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D-303 committee gets look at AYP results

ST. CHARLES – St. Charles School District 303 board members Monday got a preview of the district’s adequate yearly progress reports, and many said they weren’t surprised to see that so few schools passed.

The results were presented before the Teaching and Learning Committee.

Under the national No Child Left Behind Act, every child is expected to be proficient in reading and math by 2014.

For 2012-13, the benchmark was set at 92.5 percent.

Only two schools – Ferson Creek and Fox Ridge – met AYP, according to preliminary 2013 results. Anderson and North High School met AYP in reading, but not math, while Munhall and Haines Middle School met AYP in math, but not reading.

All schools that met AYP in some fashion did so through a provision called Safe Harbor, which means a school reduced the number of nonproficient students by 10 percent within a year.

“What you’re seeing today is not unpredicted,” said Superintendent Don Schlomann. “It was certainly predicted that this would happen and we’re not alone. I guess that’s the only comfort to some extent.”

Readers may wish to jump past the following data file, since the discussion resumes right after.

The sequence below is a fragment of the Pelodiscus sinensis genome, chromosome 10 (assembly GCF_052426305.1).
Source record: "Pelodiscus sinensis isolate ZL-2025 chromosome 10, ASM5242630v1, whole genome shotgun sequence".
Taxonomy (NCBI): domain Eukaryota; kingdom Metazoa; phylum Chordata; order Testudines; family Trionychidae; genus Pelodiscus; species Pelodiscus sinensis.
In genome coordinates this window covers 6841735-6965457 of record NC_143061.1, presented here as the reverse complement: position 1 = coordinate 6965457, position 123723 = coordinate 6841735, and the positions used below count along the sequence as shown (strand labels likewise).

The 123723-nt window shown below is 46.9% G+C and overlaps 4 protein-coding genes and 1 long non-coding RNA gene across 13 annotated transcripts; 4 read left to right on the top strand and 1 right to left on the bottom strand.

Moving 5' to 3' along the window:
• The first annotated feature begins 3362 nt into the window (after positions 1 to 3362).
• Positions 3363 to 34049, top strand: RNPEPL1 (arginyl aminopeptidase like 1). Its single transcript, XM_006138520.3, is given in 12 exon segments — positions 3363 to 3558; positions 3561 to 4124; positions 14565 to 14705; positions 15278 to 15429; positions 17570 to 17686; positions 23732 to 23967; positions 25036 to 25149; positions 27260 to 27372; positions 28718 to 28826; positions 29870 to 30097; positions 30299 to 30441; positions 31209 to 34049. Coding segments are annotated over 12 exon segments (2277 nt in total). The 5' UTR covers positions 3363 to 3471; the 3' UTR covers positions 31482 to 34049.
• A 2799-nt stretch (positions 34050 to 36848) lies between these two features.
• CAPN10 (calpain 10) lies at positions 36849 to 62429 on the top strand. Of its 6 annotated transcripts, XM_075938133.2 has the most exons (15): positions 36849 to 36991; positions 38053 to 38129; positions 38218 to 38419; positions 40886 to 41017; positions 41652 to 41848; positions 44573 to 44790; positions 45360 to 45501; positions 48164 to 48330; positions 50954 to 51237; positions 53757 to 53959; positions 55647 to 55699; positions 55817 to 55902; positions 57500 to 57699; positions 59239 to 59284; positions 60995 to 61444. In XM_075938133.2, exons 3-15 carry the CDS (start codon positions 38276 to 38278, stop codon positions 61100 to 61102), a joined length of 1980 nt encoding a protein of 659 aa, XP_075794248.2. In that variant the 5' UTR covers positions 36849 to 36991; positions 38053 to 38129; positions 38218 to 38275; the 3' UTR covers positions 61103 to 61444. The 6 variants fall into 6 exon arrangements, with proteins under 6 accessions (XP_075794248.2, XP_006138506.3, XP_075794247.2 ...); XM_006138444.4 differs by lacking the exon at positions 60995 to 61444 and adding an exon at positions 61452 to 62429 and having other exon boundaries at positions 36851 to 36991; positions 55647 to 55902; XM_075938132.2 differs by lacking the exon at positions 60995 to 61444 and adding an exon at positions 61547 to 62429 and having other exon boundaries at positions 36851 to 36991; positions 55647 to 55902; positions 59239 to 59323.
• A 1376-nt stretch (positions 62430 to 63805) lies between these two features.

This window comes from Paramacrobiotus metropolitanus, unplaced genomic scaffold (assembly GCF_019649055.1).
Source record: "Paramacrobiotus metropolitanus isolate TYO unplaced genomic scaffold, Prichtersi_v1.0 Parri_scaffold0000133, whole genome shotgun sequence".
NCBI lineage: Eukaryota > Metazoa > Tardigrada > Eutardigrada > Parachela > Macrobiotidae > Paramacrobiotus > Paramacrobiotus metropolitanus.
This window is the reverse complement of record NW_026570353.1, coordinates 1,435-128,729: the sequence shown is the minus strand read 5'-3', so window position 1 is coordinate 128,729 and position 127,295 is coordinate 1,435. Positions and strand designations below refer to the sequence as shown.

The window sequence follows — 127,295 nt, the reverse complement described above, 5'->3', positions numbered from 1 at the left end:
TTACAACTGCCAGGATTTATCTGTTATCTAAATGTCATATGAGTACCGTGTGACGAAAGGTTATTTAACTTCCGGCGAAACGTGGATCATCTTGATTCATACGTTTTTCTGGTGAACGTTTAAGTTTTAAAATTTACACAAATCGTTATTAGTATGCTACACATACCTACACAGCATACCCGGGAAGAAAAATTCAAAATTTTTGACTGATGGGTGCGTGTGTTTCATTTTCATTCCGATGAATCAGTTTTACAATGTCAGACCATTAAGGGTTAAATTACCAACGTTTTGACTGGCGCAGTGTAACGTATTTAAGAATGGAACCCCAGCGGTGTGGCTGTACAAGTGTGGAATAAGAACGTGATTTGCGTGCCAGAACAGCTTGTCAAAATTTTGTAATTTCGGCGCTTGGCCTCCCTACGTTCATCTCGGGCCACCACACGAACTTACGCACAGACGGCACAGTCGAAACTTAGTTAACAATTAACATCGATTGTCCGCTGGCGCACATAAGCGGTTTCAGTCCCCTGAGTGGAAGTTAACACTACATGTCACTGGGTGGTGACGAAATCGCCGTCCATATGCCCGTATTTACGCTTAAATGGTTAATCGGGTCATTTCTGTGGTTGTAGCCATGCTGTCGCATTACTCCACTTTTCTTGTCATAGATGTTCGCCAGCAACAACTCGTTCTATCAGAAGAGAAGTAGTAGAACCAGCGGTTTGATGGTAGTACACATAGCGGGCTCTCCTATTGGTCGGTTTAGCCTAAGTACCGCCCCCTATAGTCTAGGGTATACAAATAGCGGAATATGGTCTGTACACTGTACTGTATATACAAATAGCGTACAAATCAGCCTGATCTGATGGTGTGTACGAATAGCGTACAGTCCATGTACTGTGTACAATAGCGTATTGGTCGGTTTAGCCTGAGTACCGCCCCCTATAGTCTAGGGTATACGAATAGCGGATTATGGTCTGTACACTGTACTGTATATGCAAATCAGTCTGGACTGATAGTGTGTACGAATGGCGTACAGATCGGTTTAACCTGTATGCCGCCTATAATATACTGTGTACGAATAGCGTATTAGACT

The benchmark to meet AYP in 2013-14 is set at 100 percent.

“It’s hard for people to understand what this means, and it’s hard for me to predict what’s going to happen,” Schlomann said. “I wish I knew what was going to happen at the end of this year.”

In other business, the committee addressed math scores at Richmond and Davis elementary schools, which are behind the district average.

Becky McCabe, an assistant superintendent at St. Charles School District 303, explained that a few factors may have resulted in lower math scores, such as teachers relying on older resources, a change in the test scoring threshold and a new curriculum.

She said because the test scoring threshold changed, 124 students at Richmond who were “on the bubble” would have met standards if the threshold hadn’t changed.

She said the next step is to look carefully at interventions and professional learning.

“It’s the first year with new math and with cut scores being higher, we didn’t see the high results we wanted to,” McCabe said. “Is that because of the curriculum or the cut scores? Probably a little of both.”

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